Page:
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Summary: Purpose: Potential antiepileptic drugs (AEDs) are typically screened on acute seizures in normal animals, such as those induced in the maximal electroshock and pentylenetet-razole models. As a proof-of-principle test, the present experiments used spontaneous epileptic seizures in kainate-treated rats to examine the efficacy of topiramate (TPM) with a repeated-measures, crossover protocol.
Methods: Kainic acid was administered in repeated low doses (5 mg/kg) every hour until each Sprague–Dawley rat experienced convulsive status epilepticus for >3 h. Six 1-month trials (n = 6–10 rats) assessed the effects of 0.3–100 mg/kg TPM on spontaneous seizures. Each trial involved six pairs of TPM and saline-control treatments administered as intraperitoneal injections on alternate days with a recovery day between each treatment day. Data analysis included a log transformation to compensate for the asymmetric distribution of values and the heterogeneous variances, which appeared to arise from clustering of seizures.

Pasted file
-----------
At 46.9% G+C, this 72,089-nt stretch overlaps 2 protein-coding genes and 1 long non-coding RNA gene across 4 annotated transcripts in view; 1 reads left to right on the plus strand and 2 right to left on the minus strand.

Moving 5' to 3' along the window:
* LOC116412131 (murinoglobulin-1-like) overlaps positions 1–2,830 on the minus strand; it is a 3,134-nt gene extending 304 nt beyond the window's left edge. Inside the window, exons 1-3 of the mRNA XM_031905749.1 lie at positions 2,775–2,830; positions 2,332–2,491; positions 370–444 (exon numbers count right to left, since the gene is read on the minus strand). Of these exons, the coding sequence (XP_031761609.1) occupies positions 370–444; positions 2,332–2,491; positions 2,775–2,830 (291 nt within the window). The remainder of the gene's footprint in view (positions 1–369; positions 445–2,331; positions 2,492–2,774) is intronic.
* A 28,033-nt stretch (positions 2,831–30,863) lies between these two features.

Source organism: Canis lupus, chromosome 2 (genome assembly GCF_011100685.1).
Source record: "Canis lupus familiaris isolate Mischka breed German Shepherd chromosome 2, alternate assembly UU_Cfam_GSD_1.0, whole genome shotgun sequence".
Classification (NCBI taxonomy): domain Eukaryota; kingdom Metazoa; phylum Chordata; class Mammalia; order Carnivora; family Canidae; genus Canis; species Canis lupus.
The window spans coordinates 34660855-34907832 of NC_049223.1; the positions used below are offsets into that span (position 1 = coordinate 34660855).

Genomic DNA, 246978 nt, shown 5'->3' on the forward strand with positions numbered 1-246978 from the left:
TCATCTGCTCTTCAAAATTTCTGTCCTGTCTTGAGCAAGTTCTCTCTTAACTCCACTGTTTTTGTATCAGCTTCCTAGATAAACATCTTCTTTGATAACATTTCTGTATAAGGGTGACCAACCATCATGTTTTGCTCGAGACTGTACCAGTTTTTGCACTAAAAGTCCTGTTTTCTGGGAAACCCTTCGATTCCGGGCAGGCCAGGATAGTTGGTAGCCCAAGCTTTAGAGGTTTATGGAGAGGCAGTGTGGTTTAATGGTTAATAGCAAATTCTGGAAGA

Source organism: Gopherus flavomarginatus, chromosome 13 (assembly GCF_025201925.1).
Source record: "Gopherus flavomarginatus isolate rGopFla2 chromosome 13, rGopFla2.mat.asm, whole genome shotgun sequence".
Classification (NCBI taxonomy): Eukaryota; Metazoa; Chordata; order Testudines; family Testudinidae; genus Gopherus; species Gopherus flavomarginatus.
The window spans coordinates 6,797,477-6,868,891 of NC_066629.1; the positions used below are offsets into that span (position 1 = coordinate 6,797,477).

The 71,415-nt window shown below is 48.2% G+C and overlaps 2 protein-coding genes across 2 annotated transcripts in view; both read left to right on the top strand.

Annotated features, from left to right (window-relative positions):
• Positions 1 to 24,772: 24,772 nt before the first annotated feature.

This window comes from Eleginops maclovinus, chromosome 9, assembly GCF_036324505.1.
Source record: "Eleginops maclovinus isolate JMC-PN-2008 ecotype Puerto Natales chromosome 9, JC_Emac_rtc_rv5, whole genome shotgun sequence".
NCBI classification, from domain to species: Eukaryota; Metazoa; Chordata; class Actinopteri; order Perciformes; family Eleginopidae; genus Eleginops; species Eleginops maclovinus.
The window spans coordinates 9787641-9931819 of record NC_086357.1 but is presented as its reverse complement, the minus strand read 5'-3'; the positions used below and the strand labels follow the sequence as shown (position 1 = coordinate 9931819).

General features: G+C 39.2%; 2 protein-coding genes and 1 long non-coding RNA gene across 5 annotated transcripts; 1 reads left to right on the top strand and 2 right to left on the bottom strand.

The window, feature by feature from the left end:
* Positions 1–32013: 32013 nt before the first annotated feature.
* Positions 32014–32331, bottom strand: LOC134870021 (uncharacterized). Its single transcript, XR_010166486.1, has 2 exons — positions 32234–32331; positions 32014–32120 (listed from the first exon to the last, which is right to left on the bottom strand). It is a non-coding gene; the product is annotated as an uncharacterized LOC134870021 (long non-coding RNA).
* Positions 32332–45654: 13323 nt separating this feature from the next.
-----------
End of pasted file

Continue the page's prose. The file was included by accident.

Results: A significant effect of TPM was observed for 12 h (i.e., two 6-h periods) after a 30-mg/kg injection, and full recovery from the drug effect was complete within 43 h. TPM exerted a significant effect at doses of 10, 30, and 100 mg/kg, and the effects of TPM (0.3–100 mg/kg) were dose dependent.